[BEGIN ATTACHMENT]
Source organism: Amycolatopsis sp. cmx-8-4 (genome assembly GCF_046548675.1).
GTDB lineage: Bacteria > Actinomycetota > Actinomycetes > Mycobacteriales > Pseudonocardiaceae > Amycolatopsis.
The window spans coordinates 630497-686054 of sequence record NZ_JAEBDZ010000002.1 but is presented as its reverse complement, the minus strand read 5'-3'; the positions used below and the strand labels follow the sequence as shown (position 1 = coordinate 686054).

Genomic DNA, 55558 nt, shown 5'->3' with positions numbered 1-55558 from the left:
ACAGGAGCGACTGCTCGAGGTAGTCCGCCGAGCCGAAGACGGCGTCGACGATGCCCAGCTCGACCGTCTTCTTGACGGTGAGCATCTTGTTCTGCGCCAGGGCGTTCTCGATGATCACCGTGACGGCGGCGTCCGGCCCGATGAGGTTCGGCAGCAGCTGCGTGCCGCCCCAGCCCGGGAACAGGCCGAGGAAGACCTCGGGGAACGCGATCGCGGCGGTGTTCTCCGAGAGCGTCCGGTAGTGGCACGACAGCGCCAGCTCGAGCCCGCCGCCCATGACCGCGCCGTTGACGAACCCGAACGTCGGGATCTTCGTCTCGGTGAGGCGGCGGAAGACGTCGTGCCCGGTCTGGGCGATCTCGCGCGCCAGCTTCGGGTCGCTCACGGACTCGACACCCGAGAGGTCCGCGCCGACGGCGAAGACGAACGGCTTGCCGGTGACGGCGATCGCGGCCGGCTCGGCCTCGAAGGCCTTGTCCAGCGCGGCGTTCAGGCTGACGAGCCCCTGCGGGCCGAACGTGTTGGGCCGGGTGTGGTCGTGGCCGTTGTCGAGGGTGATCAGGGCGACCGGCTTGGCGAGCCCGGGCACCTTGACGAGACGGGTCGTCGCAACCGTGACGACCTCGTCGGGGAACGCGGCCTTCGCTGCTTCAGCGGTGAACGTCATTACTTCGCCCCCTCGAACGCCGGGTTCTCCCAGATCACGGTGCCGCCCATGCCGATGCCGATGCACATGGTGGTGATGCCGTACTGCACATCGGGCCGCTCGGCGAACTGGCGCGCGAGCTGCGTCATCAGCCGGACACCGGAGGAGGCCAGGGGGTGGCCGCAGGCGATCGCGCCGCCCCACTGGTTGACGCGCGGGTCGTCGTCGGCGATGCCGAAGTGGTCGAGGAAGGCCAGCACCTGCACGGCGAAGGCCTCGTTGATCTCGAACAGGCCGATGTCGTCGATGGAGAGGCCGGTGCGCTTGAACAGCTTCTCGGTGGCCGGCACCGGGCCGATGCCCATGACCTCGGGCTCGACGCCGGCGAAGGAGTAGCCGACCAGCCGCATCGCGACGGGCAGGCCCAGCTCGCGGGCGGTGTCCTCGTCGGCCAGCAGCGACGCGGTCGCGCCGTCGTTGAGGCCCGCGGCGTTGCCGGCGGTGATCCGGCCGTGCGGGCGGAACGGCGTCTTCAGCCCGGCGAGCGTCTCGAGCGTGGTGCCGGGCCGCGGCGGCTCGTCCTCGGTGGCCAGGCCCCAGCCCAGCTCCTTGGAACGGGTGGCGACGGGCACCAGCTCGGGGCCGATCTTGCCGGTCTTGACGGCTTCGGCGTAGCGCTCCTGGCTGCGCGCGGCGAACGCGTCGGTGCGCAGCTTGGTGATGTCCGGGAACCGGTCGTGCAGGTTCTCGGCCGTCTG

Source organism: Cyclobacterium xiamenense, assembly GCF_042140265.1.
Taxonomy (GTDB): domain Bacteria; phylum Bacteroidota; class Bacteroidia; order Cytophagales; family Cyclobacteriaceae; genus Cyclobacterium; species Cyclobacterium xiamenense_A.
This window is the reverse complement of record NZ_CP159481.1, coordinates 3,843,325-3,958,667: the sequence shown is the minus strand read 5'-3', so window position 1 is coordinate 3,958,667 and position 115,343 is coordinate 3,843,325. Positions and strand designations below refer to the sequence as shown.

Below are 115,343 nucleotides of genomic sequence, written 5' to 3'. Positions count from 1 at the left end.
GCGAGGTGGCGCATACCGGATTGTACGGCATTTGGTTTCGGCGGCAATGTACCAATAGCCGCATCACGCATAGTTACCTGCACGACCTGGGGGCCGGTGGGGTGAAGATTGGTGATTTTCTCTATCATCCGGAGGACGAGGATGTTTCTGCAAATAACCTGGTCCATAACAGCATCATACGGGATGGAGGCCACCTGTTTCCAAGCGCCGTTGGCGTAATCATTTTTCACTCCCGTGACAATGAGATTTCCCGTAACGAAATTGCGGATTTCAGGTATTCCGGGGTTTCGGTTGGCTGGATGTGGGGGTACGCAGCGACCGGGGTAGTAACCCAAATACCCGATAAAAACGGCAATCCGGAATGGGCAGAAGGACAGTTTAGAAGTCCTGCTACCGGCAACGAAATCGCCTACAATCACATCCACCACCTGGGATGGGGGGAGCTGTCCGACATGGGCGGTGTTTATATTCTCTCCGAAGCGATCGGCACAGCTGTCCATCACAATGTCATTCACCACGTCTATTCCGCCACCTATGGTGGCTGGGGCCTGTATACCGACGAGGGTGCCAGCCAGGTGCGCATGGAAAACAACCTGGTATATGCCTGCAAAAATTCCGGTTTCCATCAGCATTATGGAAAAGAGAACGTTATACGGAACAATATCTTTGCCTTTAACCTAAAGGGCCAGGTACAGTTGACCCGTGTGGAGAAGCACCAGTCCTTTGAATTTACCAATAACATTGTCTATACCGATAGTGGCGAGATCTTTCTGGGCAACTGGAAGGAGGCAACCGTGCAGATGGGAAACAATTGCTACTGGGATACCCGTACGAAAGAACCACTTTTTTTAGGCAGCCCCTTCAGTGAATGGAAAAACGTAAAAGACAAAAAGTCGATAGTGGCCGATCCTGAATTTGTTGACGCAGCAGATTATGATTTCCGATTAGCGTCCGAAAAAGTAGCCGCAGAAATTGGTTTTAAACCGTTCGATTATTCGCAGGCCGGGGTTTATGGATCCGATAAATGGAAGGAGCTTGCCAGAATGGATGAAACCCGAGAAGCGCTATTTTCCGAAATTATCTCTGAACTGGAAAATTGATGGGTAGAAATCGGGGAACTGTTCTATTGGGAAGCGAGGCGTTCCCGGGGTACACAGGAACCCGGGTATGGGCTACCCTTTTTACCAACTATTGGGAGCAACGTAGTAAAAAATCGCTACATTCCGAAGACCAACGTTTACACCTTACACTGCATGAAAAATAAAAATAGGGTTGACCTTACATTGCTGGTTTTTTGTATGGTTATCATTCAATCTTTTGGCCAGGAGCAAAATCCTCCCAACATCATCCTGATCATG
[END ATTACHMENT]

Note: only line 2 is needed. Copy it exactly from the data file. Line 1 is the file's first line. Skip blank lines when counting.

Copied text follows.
GTDB lineage: Bacteria > Actinomycetota > Actinomycetes > Mycobacteriales > Pseudonocardiaceae > Amycolatopsis.